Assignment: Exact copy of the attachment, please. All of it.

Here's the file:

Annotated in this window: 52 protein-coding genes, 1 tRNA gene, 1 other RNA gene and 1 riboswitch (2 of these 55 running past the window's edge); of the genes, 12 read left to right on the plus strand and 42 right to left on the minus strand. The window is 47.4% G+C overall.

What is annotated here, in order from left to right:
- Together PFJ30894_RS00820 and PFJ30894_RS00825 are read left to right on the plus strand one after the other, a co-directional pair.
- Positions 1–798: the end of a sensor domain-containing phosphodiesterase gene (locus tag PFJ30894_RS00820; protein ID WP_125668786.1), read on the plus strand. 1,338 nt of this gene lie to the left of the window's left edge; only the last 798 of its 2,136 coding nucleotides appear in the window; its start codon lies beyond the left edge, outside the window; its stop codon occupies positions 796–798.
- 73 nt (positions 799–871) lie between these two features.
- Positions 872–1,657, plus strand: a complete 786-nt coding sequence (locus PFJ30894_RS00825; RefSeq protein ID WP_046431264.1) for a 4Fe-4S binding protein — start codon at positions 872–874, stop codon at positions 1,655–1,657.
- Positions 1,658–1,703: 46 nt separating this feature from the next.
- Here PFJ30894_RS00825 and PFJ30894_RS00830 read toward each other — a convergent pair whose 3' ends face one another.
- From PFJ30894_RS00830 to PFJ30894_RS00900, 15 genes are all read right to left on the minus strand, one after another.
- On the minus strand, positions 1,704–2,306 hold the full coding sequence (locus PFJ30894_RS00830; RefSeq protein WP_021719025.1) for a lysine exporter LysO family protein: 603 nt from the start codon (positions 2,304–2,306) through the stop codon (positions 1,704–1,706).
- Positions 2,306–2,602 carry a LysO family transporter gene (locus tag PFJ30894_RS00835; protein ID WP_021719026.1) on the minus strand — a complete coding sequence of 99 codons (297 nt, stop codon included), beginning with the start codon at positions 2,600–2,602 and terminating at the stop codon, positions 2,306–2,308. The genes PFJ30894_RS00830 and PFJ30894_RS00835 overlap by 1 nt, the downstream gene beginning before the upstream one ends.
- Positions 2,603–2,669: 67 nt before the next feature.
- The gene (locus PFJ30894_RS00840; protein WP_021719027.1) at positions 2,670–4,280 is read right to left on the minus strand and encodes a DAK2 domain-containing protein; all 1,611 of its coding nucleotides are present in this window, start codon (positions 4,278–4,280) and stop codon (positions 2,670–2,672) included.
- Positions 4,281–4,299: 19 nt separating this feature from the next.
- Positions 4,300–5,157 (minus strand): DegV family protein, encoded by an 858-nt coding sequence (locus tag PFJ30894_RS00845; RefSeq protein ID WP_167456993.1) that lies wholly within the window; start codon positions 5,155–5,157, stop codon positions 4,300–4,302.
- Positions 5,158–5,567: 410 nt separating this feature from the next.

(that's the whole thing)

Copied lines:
Annotated in this window: 52 protein-coding genes, 1 tRNA gene, 1 other RNA gene and 1 riboswitch (2 of these 55 running past the window's edge); of the genes, 12 read left to right on the plus strand and 42 right to left on the minus strand. The window is 47.4% G+C overall.

What is annotated here, in order from left to right:
- Together PFJ30894_RS00820 and PFJ30894_RS00825 are read left to right on the plus strand one after the other, a co-directional pair.
- Positions 1–798: the end of a sensor domain-containing phosphodiesterase gene (locus tag PFJ30894_RS00820; protein ID WP_125668786.1), read on the plus strand. 1,338 nt of this gene lie to the left of the window's left edge; only the last 798 of its 2,136 coding nucleotides appear in the window; its start codon lies beyond the left edge, outside the window; its stop codon occupies positions 796–798.
- 73 nt (positions 799–871) lie between these two features.
- Positions 872–1,657, plus strand: a complete 786-nt coding sequence (locus PFJ30894_RS00825; RefSeq protein ID WP_046431264.1) for a 4Fe-4S binding protein — start codon at positions 872–874, stop codon at positions 1,655–1,657.
- Positions 1,658–1,703: 46 nt separating this feature from the next.
- Here PFJ30894_RS00825 and PFJ30894_RS00830 read toward each other — a convergent pair whose 3' ends face one another.
- From PFJ30894_RS00830 to PFJ30894_RS00900, 15 genes are all read right to left on the minus strand, one after another.
- On the minus strand, positions 1,704–2,306 hold the full coding sequence (locus PFJ30894_RS00830; RefSeq protein WP_021719025.1) for a lysine exporter LysO family protein: 603 nt from the start codon (positions 2,304–2,306) through the stop codon (positions 1,704–1,706).
- Positions 2,306–2,602 carry a LysO family transporter gene (locus tag PFJ30894_RS00835; protein ID WP_021719026.1) on the minus strand — a complete coding sequence of 99 codons (297 nt, stop codon included), beginning with the start codon at positions 2,600–2,602 and terminating at the stop codon, positions 2,306–2,308. The genes PFJ30894_RS00830 and PFJ30894_RS00835 overlap by 1 nt, the downstream gene beginning before the upstream one ends.
- Positions 2,603–2,669: 67 nt before the next feature.
- The gene (locus PFJ30894_RS00840; protein WP_021719027.1) at positions 2,670–4,280 is read right to left on the minus strand and encodes a DAK2 domain-containing protein; all 1,611 of its coding nucleotides are present in this window, start codon (positions 4,278–4,280) and stop codon (positions 2,670–2,672) included.
- Positions 4,281–4,299: 19 nt separating this feature from the next.
- Positions 4,300–5,157 (minus strand): DegV family protein, encoded by an 858-nt coding sequence (locus tag PFJ30894_RS00845; RefSeq protein ID WP_167456993.1) that lies wholly within the window; start codon positions 5,155–5,157, stop codon positions 4,300–4,302.
- Positions 5,158–5,567: 410 nt separating this feature from the next.